Duck eggs have a higher albumin content and a slightly lower water content than a chicken egg. They have a higher level of omega-3 fatty acids too. Also, duck eggs have a larger yolk in comparison to the overall size of their egg. Since duck eggs are bigger you do have to be careful substituting them for chicken eggs in exact baking recipes, although it can be done. Other than this little consideration, you can confidently use duck eggs almost exactly the same as chicken eggs. They taste delicious and make very wonderful egg dishes.
I sometimes like to go gluten-free, and since I'm also always open to how to make cooking easier, (some days I'd rather spend more time outside) I really appreciate a good pancake mix. I've made a few modifications to the directions on the back of the packages and gotten nothing but good feedback from anyone I've fed with them so here goes:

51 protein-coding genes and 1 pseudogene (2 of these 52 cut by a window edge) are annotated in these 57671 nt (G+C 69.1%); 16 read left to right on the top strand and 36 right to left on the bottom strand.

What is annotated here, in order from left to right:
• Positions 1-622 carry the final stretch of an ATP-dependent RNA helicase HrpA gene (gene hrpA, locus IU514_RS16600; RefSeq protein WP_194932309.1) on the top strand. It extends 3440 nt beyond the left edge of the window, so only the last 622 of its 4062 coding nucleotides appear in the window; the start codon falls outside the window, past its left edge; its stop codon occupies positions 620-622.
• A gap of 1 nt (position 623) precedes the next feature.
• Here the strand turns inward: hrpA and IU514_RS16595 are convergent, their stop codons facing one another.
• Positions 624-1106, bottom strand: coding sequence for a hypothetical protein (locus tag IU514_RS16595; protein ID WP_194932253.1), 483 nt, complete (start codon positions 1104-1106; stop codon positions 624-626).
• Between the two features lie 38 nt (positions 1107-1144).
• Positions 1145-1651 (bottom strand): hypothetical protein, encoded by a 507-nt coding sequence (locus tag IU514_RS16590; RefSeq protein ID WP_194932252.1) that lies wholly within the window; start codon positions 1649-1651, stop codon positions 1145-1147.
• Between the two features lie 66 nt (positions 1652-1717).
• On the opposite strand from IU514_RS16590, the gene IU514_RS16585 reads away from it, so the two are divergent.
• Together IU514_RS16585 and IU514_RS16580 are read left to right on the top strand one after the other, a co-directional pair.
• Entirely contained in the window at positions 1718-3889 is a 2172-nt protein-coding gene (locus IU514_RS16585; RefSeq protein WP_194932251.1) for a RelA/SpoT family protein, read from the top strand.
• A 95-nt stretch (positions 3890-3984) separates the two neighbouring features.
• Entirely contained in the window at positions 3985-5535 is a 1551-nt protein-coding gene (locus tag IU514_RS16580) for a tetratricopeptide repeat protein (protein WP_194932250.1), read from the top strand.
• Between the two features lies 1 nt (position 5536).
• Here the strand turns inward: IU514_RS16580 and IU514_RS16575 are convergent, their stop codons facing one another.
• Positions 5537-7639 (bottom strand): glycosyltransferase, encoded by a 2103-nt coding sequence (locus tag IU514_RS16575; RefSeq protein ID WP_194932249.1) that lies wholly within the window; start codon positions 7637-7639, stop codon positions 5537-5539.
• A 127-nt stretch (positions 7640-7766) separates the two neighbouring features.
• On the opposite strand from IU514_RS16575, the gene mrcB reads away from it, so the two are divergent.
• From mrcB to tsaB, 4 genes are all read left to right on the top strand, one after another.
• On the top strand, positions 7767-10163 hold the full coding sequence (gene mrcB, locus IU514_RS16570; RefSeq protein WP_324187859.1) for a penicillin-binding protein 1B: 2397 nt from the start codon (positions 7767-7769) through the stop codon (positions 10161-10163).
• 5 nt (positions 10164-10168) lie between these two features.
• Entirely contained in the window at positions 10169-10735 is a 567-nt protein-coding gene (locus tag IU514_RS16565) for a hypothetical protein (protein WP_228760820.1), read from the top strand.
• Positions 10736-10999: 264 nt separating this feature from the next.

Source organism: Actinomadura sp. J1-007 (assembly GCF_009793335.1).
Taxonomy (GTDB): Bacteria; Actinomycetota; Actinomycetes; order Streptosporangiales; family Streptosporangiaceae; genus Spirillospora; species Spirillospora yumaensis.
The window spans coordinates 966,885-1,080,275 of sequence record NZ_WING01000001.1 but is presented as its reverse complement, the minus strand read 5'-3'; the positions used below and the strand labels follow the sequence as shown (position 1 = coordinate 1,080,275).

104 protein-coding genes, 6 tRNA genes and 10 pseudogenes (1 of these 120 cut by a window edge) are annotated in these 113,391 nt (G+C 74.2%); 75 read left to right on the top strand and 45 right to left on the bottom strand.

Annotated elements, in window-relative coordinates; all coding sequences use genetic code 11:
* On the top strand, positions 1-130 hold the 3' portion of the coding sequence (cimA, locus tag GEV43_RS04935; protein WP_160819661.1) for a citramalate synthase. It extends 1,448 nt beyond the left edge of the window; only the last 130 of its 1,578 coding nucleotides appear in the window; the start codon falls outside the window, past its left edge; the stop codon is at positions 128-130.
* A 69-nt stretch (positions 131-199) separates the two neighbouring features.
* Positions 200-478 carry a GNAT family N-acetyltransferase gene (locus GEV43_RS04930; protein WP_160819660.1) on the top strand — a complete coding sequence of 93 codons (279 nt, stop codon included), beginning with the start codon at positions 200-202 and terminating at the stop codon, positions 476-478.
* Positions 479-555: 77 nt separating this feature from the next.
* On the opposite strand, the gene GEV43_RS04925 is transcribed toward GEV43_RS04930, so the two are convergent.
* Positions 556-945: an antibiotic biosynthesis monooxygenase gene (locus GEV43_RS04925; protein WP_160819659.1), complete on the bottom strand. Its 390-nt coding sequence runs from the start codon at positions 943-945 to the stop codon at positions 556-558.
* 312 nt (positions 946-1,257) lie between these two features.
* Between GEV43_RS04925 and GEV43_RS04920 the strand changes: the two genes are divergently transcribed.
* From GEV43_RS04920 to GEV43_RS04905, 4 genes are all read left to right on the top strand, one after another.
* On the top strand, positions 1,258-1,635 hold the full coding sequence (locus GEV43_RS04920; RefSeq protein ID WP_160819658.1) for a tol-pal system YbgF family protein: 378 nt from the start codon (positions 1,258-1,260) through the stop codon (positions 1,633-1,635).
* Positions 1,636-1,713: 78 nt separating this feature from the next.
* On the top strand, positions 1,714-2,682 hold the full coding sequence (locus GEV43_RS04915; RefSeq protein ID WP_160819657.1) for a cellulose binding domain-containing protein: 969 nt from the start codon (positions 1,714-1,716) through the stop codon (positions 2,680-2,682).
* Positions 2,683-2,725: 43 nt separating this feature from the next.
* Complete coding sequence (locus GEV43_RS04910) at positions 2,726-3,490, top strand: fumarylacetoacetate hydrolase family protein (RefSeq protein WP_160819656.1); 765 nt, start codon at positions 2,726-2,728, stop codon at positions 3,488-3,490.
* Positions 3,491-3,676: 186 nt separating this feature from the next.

Start with a gluten-free pancake mix. I like Namaste Foods, or sometimes I like to use half Bisquick and half Pamela's. Usually those mixes ask you to use one egg for every cup of mix. I use two large duck eggs instead. Duck eggs are on average about 50% bigger than a chicken egg. The yolks from free-range birds (chicken or duck) will be a deeper orange color. This will turn the batter a pretty yellow color and the pancakes may have a yellow tinge even after they are cooked. They will be quite fluffy though because duck eggs make things fluffier. Then I use just enough milk to get the consistency right and beat it well. For cooking pancakes I like to use walnut, pecan, or hazelnut oil, but safflower oil works well too.
If you can't find duck eggs, try using three free-range chicken eggs instead. You will still get a delicious, protein-packed pancake. Oh and don't forget the coffee.
I'm Debbie. I love listening to chickens cackle and sing. I love Lindt chocolate truffles, a good cup of coffee, and a good book.